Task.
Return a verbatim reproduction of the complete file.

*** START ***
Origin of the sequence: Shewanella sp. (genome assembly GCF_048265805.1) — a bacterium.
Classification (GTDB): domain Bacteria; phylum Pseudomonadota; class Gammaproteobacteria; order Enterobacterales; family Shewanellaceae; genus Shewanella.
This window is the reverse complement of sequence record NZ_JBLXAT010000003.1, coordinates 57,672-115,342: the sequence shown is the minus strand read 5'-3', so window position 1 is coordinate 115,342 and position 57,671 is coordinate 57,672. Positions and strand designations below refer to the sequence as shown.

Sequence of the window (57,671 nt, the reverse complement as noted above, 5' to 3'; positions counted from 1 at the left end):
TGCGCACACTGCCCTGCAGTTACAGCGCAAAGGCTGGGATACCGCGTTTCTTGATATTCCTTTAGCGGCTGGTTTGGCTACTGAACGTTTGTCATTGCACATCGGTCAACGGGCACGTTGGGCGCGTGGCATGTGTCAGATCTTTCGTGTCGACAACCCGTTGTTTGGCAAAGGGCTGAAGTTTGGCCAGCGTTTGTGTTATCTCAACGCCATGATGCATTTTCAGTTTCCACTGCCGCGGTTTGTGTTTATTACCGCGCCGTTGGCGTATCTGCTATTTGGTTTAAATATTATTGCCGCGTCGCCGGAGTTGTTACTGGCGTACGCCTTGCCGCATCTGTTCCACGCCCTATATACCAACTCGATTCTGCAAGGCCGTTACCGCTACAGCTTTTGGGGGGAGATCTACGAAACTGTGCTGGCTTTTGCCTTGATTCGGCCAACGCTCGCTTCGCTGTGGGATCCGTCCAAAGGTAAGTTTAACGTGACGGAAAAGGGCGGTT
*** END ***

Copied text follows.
Origin of the sequence: Shewanella sp. (genome assembly GCF_048265805.1) — a bacterium.
Classification (GTDB): domain Bacteria; phylum Pseudomonadota; class Gammaproteobacteria; order Enterobacterales; family Shewanellaceae; genus Shewanella.
This window is the reverse complement of sequence record NZ_JBLXAT010000003.1, coordinates 57,672-115,342: the sequence shown is the minus strand read 5'-3', so window position 1 is coordinate 115,342 and position 57,671 is coordinate 57,672. Positions and strand designations below refer to the sequence as shown.

Sequence of the window (57,671 nt, the reverse complement as noted above, 5' to 3'; positions counted from 1 at the left end):
TGCGCACACTGCCCTGCAGTTACAGCGCAAAGGCTGGGATACCGCGTTTCTTGATATTCCTTTAGCGGCTGGTTTGGCTACTGAACGTTTGTCATTGCACATCGGTCAACGGGCACGTTGGGCGCGTGGCATGTGTCAGATCTTTCGTGTCGACAACCCGTTGTTTGGCAAAGGGCTGAAGTTTGGCCAGCGTTTGTGTTATCTCAACGCCATGATGCATTTTCAGTTTCCACTGCCGCGGTTTGTGTTTATTACCGCGCCGTTGGCGTATCTGCTATTTGGTTTAAATATTATTGCCGCGTCGCCGGAGTTGTTACTGGCGTACGCCTTGCCGCATCTGTTCCACGCCCTATATACCAACTCGATTCTGCAAGGCCGTTACCGCTACAGCTTTTGGGGGGAGATCTACGAAACTGTGCTGGCTTTTGCCTTGATTCGGCCAACGCTCGCTTCGCTGTGGGATCCGTCCAAAGGTAAGTTTAACGTGACGGAAAAGGGCGGTT